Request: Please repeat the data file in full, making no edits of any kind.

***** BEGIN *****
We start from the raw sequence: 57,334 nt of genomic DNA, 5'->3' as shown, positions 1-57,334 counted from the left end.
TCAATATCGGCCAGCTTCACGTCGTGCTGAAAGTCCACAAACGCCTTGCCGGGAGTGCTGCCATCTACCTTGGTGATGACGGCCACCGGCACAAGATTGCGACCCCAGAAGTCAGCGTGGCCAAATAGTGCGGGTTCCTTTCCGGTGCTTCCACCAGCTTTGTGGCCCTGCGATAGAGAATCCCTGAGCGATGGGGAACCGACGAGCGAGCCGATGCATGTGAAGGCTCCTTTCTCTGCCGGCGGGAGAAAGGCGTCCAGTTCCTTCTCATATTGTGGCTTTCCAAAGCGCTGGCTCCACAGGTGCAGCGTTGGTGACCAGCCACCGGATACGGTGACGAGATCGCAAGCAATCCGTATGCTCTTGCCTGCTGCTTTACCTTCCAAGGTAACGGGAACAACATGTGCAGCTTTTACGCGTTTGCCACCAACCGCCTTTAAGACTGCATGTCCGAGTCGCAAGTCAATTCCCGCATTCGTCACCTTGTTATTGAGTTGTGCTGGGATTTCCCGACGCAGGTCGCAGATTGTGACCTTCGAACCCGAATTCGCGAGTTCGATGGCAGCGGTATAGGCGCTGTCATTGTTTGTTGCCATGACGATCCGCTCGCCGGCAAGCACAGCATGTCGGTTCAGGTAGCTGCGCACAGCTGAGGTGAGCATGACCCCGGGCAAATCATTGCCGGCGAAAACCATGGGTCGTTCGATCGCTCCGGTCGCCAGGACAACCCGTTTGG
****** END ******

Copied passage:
We start from the raw sequence: 57,334 nt of genomic DNA, 5'->3' as shown, positions 1-57,334 counted from the left end.
TCAATATCGGCCAGCTTCACGTCGTGCTGAAAGTCCACAAACGCCTTGCCGGGAGTGCTGCCATCTACCTTGGTGATGACGGCCACCGGCACAAGATTGCGACCCCAGAAGTCAGCGTGGCCAAATAGTGCGGGTTCCTTTCCGGTGCTTCCACCAGCTTTGTGGCCCTGCGATAGAGAATCCCTGAGCGATGGGGAACCGACGAGCGAGCCGATGCATGTGAAGGCTCCTTTCTCTGCCGGCGGGAGAAAGGCGTCCAGTTCCTTCTCATATTGTGGCTTTCCAAAGCGCTGGCTCCACAGGTGCAGCGTTGGTGACCAGCCACCGGATACGGTGACGAGATCGCAAGCAATCCGTATGCTCTTGCCTGCTGCTTTACCTTCCAAGGTAACGGGAACAACATGTGCAGCTTTTACGCGTTTGCCACCAACCGCCTTTAAGACTGCATGTCCGAGTCGCAAGTCAATTCCCGCATTCGTCACCTTGTTATTGAGTTGTGCTGGGATTTCCCGACGCAGGTCGCAGATTGTGACCTTCGAACCCGAATTCGCGAGTTCGATGGCAGCGGTATAGGCGCTGTCATTGTTTGTTGCCATGACGATCCGCTCGCCGGCAAGCACAGCATGTCGGTTCAGGTAGCTGCGCACAGCTGAGGTGAGCATGACCCCGGGCAAATCATTGCCGGCGAAAACCATGGGTCGTTCGATCGCTCCGGTCGCCAGGACAACCCGTTTGG